There were a few more blog posts I was going to make before the arrival of our baby boy, but he obviously had other ideas of when he would make his entrance into this world!

And to celebrate turning a week old yesterday, I thought I’d take the chance to write Caledon’s birth story!

A bit of backstory first:

Although my pregnancy was as straight forward as any pregnancy could get, that changed when I reached the third trimester. We knew from previous ultrasounds in the second trimester that baby was measuring small, and with each ultrasound from then on was still over 2 weeks behind. Not that that was a huge issue, I was assured that some just carry small and that usually there aren’t many if not any complications, and generally they’d make up the weight in the last few weeks of pregnancy.

When I was in week 33, we had a growth scan. This showed he was sitting in the 10th percentile weighing in at 1.6kg, it was also discovered that he had a small hole in the heart, more commonly known as VSD, as well as some narrowing of the aorta. Most cases of VSD clear up after birth, but the narrowing of the aorta needed to be monitored after birth as the closing of the bypass duct after birth may cause further narrowing of the aorta. After hearing this news we were referred to see a cardiologist for a second opinion, and I was advised to start maternity leave earlier, to give myself a chance to rest and see if baby was able to gain extra weight.

I had a follow up appointment with my obstetrician the week after and it was planned that I would need twice weekly growth ultrasounds, coupled with foetal monitoring at the hospital to make sure baby was okay and his heart was able to cope. I was given a letter to cease my employment & to start maternity leave effective immediately. The biggest blow that I was told, was that a natural birth was out of the question – as the stress on him may be too great, and a c-section would be likely in the next 3 weeks – if I made it that far. We left the office in a daze thinking…3 weeks, so soon! I cried when I got home, mourning the idea of a natural birth, and having to come to terms with a major operation & longer recovery time. Of course I would do anything to get my baby here safely, but I have never ever liked long stays in hospitals and surgery pain.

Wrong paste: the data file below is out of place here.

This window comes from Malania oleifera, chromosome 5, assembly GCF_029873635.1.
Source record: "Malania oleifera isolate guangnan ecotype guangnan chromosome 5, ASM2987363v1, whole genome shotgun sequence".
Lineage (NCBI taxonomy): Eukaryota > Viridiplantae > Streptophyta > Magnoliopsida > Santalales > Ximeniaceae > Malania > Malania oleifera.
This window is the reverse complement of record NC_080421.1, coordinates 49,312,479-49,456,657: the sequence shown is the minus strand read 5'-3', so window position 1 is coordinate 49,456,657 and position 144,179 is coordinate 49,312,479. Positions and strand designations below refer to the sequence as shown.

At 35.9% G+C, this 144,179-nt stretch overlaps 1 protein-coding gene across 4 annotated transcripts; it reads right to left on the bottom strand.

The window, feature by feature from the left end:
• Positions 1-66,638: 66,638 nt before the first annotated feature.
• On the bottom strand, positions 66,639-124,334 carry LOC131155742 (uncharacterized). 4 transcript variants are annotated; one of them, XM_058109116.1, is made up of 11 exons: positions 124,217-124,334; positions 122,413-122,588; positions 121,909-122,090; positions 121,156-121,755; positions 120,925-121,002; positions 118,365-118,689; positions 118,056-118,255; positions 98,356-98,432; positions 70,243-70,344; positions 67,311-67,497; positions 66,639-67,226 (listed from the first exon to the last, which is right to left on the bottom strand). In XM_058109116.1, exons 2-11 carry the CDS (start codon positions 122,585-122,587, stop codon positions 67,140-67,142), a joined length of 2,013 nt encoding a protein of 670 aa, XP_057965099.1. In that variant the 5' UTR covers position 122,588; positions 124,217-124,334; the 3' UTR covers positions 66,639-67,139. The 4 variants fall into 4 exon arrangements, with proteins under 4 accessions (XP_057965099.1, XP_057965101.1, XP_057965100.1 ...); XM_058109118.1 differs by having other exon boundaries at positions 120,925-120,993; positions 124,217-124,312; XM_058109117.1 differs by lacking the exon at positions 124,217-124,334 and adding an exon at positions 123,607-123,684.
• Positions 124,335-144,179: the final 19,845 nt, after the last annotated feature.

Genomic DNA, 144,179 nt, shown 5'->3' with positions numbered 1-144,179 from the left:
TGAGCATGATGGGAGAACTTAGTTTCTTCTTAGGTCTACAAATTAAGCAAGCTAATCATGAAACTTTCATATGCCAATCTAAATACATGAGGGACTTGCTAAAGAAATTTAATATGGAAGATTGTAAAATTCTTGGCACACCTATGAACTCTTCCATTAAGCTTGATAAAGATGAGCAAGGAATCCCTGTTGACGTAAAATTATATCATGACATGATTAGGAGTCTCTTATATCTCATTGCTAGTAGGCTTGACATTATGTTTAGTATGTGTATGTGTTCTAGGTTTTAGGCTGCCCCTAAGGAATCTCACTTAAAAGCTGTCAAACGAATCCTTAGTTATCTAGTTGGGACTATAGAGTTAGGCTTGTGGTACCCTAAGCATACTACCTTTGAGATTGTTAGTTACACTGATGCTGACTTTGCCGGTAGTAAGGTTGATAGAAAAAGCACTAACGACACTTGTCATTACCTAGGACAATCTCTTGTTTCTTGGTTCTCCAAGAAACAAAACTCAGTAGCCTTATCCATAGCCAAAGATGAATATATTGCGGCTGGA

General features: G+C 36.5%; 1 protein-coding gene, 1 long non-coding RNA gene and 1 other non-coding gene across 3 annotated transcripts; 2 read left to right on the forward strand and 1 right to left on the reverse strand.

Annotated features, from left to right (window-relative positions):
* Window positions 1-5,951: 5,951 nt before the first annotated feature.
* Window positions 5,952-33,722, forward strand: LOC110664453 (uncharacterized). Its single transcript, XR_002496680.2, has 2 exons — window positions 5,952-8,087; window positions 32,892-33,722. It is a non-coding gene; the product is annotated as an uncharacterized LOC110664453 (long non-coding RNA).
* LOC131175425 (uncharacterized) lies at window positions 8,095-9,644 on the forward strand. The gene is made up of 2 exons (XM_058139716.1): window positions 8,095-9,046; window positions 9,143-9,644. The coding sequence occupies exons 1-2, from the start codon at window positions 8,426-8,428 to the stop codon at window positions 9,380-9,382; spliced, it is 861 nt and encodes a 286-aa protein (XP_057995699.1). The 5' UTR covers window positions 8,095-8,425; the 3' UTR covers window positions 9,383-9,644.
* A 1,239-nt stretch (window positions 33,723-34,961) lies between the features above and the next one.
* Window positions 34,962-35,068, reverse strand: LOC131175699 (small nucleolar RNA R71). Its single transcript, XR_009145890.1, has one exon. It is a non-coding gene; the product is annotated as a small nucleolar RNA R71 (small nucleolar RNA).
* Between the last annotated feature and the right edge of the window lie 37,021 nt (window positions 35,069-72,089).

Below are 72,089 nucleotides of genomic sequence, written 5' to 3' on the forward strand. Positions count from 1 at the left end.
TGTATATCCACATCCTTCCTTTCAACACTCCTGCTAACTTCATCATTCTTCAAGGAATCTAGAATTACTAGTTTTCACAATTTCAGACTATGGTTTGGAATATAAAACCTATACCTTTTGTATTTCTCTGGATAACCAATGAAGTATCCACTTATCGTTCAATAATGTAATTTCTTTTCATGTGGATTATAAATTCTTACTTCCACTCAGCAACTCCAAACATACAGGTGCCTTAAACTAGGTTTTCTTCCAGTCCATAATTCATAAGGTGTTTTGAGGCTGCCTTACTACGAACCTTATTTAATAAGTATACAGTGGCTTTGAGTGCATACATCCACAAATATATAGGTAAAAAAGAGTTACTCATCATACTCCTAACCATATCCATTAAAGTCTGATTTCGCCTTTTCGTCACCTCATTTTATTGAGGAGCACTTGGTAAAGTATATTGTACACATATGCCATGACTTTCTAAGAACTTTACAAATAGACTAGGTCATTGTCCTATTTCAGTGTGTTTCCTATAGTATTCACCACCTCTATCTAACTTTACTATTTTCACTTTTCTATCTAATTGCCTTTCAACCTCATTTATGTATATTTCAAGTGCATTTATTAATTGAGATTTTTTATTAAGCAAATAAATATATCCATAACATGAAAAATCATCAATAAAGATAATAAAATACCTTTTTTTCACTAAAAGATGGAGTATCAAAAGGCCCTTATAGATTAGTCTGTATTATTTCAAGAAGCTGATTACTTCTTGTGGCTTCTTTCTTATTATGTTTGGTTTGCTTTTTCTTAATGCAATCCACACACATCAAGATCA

The next 3 weeks were busy going back and forth to the hospital multiple times a week, and were quite draining. I don’t even think there was a day were I got to completely rest as we had to be somewhere, or I had to buy extra things to take to the hospital to help with recovery. Time trickled away and before we knew it, it was time for us to head to the hospital for the birth of our first baby!